There has been a tremendous amount of good reporting done on Cambridge Analytica, the shady political consulting firm founded by the (shady) British political consulting firm Strategic Communication Laboratories Group, along with Steve Bannon and Robert and Rebekah Mercer, which helped run the digital operations of Donald Trump’s presidential campaign.
Details of Cambridge Analytica’s abuse of Facebook-derived data on millions of Americans had already been reported by the Guardian and The Intercept, but the story was largely ignored until a whistleblower came forward, leading to major investigations in the New York Times and The Observer.
Then the U.K.’s Channel 4 began airing its own investigation into Cambridge Analytica, a hidden-camera sting in which the firm’s CEO, Alexander Nix, makes a seemingly endless parade of shocking statements about the activities—including crimes—Cambridge Analytica does on behalf of its clients. These videos, in concert with all the prior reporting, have created a major international scandal. The U.K.’s Information Commissioner has announced her intention to seek a warrant to search the firm’s offices and servers, and the British Parliament has summoned Facebook CEO Mark Zuckerberg—who has largely remained in hiding since the story broke—to address a House of Commons committee on “fake news.”
In short, there were three different forms of investigative journalism that brought the story of Cambridge Analytica to light: reports based on documents, probably leaked by insiders or former insiders; stories based on the testimony of a whistleblower who was formerly part of the firm, witnessed the practices detailed in those documents, and was willing to publicly tell the story of what transpired; and a hidden-camera sting that revealed how Cambridge Analytica presents itself, and what it will claim to have done when it doesn’t think anyone on the outside will ever find out.
In the United States, only two of those forms of reporting are considered legitimate and ethical. Almost no major, respected American outlet would’ve performed the Channel 4 sting, because the semi-official position of the professional, credentialed journalist class in the U.S. is that undercover reporting is unethical.
This is a fairly new development. There is actually a long, honorable tradition of undercover journalism in the American press. But as the trade grew into a profession, and journalism became something taught at prestigious universities, stings began to be seen as disreputable and dishonorable. In 1977, in a stunning feat of undercover reporting, the Chicago Sun-Times actually bought a bar and used it to expose a staggering amount of municipal corruption, leading to major reforms. The Sun-Times was the city’s tabloid, of course, not its respectable broadsheet, and so Washington Post editor Ben Bradlee blocked them from winning a clearly deserved Pulitzer.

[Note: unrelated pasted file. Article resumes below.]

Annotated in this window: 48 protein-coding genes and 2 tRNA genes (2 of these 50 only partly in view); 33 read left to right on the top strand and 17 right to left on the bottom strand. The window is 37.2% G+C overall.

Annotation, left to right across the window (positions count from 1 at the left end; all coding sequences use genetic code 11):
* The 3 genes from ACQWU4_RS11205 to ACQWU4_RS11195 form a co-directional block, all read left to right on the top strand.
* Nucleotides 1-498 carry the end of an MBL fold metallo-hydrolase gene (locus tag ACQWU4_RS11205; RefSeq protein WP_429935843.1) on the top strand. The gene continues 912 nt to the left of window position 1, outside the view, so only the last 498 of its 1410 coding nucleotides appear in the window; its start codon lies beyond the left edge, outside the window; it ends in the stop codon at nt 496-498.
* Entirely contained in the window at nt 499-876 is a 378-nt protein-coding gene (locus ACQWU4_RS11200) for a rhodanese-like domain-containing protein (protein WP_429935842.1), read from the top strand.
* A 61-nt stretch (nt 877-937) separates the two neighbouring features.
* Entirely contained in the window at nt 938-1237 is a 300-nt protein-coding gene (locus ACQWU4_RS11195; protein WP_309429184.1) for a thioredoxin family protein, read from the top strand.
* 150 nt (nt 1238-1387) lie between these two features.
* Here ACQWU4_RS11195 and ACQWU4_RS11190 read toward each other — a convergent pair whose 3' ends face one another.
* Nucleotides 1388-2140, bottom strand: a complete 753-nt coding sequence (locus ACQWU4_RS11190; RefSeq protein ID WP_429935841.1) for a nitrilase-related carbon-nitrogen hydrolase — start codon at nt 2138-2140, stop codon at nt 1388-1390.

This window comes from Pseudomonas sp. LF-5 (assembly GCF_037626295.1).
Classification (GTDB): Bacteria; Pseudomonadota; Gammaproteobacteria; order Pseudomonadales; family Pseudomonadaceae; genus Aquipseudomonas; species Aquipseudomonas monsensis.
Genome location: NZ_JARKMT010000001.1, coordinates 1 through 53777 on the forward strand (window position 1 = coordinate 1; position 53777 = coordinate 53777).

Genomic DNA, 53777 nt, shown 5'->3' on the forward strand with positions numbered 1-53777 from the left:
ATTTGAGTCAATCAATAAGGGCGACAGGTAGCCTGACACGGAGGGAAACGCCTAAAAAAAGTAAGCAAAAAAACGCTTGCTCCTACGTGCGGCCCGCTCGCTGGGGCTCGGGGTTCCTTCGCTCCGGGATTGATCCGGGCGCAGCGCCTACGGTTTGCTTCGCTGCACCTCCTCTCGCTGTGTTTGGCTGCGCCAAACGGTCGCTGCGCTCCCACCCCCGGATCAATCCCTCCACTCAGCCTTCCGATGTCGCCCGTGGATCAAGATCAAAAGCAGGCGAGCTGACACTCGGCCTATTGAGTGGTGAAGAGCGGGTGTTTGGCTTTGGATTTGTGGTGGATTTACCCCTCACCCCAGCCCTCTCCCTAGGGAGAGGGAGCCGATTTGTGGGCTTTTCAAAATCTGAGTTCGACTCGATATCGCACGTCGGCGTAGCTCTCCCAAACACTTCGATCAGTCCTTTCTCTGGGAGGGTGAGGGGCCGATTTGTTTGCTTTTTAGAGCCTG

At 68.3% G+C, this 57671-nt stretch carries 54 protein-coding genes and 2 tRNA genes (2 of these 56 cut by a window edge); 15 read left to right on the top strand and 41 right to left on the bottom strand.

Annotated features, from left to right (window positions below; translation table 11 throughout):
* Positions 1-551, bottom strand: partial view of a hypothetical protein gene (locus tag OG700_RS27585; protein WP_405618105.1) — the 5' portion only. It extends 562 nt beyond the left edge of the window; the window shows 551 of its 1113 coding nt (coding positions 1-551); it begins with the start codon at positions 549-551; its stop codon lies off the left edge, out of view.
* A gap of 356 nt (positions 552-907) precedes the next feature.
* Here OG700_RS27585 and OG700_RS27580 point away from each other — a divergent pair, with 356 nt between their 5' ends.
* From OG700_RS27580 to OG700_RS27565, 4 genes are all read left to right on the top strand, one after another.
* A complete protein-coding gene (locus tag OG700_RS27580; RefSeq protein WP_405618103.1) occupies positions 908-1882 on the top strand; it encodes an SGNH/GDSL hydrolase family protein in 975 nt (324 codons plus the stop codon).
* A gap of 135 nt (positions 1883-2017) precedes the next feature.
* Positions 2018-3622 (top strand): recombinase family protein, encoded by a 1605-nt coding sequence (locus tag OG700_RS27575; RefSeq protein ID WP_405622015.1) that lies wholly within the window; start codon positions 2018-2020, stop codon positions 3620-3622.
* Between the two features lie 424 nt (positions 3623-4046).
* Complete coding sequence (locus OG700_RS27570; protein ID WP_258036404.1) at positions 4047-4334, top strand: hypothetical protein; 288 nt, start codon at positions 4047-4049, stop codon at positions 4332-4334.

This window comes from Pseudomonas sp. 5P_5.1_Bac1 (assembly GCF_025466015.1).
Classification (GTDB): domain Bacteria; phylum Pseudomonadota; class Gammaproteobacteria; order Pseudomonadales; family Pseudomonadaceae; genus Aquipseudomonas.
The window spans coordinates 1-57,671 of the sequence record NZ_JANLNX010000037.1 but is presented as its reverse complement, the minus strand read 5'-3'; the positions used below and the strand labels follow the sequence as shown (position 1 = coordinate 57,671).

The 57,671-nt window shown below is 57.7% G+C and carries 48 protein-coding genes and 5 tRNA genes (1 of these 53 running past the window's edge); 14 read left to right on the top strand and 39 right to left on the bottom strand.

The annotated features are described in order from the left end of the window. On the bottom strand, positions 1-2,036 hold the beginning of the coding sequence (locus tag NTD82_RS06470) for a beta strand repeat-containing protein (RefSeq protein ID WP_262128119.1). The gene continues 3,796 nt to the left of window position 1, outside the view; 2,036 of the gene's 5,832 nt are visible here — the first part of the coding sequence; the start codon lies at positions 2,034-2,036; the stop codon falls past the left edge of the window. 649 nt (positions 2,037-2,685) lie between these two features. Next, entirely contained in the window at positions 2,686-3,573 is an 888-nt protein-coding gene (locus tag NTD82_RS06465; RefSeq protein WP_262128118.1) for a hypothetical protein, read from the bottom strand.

Now, when undercover reporting is done in the U.S., it’s generally by the smaller (and more ideological) magazines, as when Mother Jones’ Shane Bauer exposed the workings of our private prison industry (to much acclaim), or when Harper’s had Ken Silverstein pretend to be an agent of a repressive foreign state in order to see what sorts of favors and services D.C. lobbyists would promise to perform for such an unsavory client. Does the premise of that one sound familiar? It was met with howls of protest from journalism’s self-appointed ethics watchdogs, including Howard Kurtz (then at the Washington Post, and now fitting in just fine at Fox News) and Bill Buzenberg, the executive director of the Center for Public Integrity, who scolded, “misrepresenting yourself is not a good idea.”
As Aaron Swartz pointed out in a 2008 piece for FAIR, undercover journalism also declined in the United States in part because of a high-profile lawsuit. In 1992, ABC PrimeTime Live had reporters take jobs at a Food Lion grocery store to uncover unsanitary handling of food. The reporters uncovered exactly that, and ABC aired it. Food Lion sued and won a large award, not by claiming in court that anything ABC reported was false, but by suing them for fraud and trespassing. The judgment had a predictable effect on the willingness of American media companies to practice stings on large corporations. (The Fourth Circuit Court of Appeals later partly overturned the verdict and threw out the award, but timid media companies had already received the message.)
So undercover journalism is largely seen, at the top levels of the American media, as unscrupulous, disreputable, tabloid-y, and too likely to lead to institutional harm. You wouldn’t know that from watching the American press discuss what Channel 4 found out about Cambridge Analytica. So far, journalists and pundits and anchors have reported and commented on the information obtained in the sting, and treated it as transparently and obviously newsworthy—which it is—without any smarmy moaning (that I’ve seen, at least) about Channel 4's methods.
I’m not really suggesting hypocrisy or calling anyone out. I think it’s an unqualified good thing to have so many people acknowledge what I have always thought self-evident: The undercover sting is a legitimate journalistic tool, that, when wielded responsibly (i.e., not by James O’Keefe, but by actually good and principled reporters), leads to stories of great public import that could not be revealed by other methods. And, having implicitly acknowledged that, I hope that more of our most influential publishers, producers, editors, and reporters stop denying themselves the ability to use this tool out of some warped sense of propriety or, even worse, out of fear of retaliation.
As you watch Channel 4's story, just think of all the great stories we’re missing out on because so many of our journalistic institutions think this kind of reporting is unethical.